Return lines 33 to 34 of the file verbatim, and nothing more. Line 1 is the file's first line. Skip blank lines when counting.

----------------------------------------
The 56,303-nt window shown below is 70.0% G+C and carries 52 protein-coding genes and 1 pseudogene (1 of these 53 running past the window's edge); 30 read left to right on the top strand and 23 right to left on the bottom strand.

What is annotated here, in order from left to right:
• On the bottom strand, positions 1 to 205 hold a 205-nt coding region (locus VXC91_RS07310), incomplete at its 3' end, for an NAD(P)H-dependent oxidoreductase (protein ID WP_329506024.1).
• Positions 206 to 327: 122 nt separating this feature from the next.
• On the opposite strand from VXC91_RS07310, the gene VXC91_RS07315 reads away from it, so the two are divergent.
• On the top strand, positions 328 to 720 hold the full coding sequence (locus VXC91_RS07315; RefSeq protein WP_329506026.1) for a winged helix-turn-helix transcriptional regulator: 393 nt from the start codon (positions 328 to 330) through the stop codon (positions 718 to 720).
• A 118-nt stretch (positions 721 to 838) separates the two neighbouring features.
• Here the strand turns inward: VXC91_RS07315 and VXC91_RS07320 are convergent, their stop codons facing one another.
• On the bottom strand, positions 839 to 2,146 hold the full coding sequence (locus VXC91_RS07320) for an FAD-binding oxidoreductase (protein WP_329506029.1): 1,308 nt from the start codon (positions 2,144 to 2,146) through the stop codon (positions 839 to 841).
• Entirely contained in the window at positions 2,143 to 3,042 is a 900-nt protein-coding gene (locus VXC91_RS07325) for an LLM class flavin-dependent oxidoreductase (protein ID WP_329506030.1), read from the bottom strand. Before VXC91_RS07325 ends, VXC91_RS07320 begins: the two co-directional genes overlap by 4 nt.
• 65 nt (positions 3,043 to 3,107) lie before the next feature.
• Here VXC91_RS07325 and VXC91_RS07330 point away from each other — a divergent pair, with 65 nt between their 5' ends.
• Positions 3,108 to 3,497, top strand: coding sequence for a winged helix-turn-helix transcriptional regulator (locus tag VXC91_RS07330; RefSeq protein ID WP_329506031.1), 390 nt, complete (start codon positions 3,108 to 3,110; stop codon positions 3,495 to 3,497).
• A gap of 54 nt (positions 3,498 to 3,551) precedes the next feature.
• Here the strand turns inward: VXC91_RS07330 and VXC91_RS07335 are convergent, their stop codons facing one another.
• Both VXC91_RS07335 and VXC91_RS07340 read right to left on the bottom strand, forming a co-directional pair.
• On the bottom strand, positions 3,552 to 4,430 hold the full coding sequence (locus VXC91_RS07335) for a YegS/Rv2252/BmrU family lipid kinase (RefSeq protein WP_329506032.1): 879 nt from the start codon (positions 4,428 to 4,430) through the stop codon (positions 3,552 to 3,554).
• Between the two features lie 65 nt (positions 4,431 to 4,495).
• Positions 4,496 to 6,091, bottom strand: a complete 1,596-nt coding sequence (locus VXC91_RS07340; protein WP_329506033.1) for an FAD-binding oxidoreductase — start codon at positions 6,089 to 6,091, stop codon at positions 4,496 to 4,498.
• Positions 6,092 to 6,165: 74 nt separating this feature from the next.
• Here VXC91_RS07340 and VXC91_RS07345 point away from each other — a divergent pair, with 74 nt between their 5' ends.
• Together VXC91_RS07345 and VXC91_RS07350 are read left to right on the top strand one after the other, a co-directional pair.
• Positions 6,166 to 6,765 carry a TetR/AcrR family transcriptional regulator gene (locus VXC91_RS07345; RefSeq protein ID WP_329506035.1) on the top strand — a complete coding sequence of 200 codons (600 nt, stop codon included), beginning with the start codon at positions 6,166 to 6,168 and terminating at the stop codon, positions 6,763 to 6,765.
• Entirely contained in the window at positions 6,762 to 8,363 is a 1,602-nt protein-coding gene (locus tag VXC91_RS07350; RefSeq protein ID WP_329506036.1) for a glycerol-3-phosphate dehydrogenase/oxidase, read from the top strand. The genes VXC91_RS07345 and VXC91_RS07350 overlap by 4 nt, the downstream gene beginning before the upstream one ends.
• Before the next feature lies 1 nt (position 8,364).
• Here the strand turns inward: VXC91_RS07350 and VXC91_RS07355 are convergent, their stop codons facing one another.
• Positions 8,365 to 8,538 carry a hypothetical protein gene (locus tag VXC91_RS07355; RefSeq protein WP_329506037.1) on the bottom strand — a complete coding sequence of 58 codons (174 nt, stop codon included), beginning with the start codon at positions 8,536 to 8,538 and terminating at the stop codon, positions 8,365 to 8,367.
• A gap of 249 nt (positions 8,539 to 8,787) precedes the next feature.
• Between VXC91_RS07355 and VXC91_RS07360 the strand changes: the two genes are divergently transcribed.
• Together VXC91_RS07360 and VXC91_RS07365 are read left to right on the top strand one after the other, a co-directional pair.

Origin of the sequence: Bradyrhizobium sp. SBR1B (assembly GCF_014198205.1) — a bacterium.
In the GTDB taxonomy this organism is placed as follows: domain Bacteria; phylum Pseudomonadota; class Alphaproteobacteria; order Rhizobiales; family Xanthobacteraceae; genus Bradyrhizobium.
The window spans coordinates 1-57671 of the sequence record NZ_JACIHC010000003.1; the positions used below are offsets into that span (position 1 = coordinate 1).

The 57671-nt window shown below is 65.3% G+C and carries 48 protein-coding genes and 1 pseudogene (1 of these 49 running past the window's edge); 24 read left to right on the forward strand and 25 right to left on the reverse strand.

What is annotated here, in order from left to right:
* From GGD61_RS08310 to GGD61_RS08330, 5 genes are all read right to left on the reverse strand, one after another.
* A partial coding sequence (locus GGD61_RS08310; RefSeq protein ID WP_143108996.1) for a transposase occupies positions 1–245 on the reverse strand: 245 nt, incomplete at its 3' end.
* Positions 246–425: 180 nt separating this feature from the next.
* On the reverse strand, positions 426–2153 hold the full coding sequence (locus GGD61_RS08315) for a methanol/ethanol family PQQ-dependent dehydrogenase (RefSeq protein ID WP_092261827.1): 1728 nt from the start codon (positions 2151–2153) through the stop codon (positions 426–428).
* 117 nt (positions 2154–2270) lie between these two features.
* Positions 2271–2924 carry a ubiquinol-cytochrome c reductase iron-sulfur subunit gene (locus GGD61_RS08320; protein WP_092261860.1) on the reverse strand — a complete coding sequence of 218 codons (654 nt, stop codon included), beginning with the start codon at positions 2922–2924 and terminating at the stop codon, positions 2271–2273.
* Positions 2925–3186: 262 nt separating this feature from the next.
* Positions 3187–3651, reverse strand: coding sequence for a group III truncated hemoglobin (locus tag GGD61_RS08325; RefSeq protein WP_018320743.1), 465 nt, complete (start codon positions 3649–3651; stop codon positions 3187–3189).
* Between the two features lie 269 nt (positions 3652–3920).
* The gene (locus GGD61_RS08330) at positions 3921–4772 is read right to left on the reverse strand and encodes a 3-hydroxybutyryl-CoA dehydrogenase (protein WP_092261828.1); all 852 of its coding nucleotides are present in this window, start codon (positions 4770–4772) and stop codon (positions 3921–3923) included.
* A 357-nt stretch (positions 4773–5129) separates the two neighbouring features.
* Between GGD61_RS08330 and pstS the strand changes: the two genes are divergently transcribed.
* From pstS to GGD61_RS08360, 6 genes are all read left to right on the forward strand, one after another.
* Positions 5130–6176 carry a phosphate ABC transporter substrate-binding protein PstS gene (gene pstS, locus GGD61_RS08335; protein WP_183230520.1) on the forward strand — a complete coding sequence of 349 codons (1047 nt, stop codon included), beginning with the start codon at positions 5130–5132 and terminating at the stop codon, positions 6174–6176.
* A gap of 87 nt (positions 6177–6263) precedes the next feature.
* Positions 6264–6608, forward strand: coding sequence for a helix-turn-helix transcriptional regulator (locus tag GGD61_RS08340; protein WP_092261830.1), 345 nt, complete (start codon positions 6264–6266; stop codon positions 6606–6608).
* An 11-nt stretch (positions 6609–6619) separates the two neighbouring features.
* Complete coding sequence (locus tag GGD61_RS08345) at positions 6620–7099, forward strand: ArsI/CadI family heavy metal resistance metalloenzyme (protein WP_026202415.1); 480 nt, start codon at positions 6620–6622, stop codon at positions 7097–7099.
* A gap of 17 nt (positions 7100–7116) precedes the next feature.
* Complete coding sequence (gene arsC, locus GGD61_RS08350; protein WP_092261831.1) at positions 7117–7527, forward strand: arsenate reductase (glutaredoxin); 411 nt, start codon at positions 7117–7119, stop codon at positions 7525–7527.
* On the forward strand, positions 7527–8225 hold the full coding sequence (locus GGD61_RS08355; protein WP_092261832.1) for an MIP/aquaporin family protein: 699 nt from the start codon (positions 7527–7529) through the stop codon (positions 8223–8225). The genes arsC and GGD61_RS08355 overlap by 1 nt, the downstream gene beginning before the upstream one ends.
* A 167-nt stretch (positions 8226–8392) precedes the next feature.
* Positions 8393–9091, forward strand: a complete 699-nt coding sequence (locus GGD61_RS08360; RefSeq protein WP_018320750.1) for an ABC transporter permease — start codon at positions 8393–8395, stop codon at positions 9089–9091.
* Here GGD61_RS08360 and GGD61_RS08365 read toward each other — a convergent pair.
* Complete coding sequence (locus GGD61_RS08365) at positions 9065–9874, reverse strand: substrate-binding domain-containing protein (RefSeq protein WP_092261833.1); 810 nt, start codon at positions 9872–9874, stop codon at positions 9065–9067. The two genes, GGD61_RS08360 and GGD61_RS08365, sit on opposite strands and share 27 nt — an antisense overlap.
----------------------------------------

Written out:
The window spans coordinates 1-57671 of the sequence record NZ_JACIHC010000003.1; the positions used below are offsets into that span (position 1 = coordinate 1).

The 57671-nt window shown below is 65.3% G+C and carries 48 protein-coding genes and 1 pseudogene (1 of these 49 running past the window's edge); 24 read left to right on the forward strand and 25 right to left on the reverse strand.